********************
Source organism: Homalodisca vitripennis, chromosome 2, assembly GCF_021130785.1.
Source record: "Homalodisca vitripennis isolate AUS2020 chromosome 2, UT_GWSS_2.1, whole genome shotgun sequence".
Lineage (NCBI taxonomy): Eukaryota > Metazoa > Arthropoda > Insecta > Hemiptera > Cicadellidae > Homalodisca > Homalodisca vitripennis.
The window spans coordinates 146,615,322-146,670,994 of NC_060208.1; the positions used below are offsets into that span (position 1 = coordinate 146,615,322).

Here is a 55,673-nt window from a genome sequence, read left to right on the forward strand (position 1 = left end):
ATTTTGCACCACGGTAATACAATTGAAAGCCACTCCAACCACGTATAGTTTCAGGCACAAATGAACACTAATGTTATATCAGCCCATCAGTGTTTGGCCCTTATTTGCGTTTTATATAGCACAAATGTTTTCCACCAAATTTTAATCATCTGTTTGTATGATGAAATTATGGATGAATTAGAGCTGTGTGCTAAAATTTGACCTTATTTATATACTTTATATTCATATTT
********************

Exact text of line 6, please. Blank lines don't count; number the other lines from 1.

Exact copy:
ATTTTGCACCACGGTAATACAATTGAAAGCCACTCCAACCACGTATAGTTTCAGGCACAAATGAACACTAATGTTATATCAGCCCATCAGTGTTTGGCCCTTATTTGCGTTTTATATAGCACAAATGTTTTCCACCAAATTTTAATCATCTGTTTGTATGATGAAATTATGGATGAATTAGAGCTGTGTGCTAAAATTTGACCTTATTTATATACTTTATATTCATATTT